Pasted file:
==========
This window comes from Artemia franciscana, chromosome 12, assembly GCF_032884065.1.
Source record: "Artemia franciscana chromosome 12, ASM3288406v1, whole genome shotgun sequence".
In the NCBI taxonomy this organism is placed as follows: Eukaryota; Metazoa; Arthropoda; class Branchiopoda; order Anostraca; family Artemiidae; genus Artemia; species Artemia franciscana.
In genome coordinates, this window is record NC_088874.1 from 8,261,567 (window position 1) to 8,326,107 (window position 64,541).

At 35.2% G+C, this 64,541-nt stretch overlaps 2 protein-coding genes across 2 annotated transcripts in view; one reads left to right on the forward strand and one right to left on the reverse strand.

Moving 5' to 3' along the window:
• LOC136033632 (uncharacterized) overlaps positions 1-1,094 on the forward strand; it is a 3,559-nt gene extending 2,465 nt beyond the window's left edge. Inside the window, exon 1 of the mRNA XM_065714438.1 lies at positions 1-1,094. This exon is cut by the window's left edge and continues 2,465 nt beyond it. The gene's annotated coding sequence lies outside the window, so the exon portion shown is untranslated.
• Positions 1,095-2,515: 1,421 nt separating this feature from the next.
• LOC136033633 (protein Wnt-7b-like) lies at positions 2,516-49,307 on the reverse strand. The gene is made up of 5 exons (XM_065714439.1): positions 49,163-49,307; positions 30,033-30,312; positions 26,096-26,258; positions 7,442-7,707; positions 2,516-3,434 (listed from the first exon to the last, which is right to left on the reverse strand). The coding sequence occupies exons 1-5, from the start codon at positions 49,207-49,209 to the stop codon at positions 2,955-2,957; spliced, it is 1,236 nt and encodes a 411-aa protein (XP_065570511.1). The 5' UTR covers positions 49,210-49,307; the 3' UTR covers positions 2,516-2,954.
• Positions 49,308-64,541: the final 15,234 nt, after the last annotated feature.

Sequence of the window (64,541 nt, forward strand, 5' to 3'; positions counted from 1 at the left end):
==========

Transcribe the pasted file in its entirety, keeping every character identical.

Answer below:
This window comes from Artemia franciscana, chromosome 12, assembly GCF_032884065.1.
Source record: "Artemia franciscana chromosome 12, ASM3288406v1, whole genome shotgun sequence".
In the NCBI taxonomy this organism is placed as follows: Eukaryota; Metazoa; Arthropoda; class Branchiopoda; order Anostraca; family Artemiidae; genus Artemia; species Artemia franciscana.
In genome coordinates, this window is record NC_088874.1 from 8,261,567 (window position 1) to 8,326,107 (window position 64,541).

At 35.2% G+C, this 64,541-nt stretch overlaps 2 protein-coding genes across 2 annotated transcripts in view; one reads left to right on the forward strand and one right to left on the reverse strand.

Moving 5' to 3' along the window:
• LOC136033632 (uncharacterized) overlaps positions 1-1,094 on the forward strand; it is a 3,559-nt gene extending 2,465 nt beyond the window's left edge. Inside the window, exon 1 of the mRNA XM_065714438.1 lies at positions 1-1,094. This exon is cut by the window's left edge and continues 2,465 nt beyond it. The gene's annotated coding sequence lies outside the window, so the exon portion shown is untranslated.
• Positions 1,095-2,515: 1,421 nt separating this feature from the next.
• LOC136033633 (protein Wnt-7b-like) lies at positions 2,516-49,307 on the reverse strand. The gene is made up of 5 exons (XM_065714439.1): positions 49,163-49,307; positions 30,033-30,312; positions 26,096-26,258; positions 7,442-7,707; positions 2,516-3,434 (listed from the first exon to the last, which is right to left on the reverse strand). The coding sequence occupies exons 1-5, from the start codon at positions 49,207-49,209 to the stop codon at positions 2,955-2,957; spliced, it is 1,236 nt and encodes a 411-aa protein (XP_065570511.1). The 5' UTR covers positions 49,210-49,307; the 3' UTR covers positions 2,516-2,954.
• Positions 49,308-64,541: the final 15,234 nt, after the last annotated feature.

Sequence of the window (64,541 nt, forward strand, 5' to 3'; positions counted from 1 at the left end):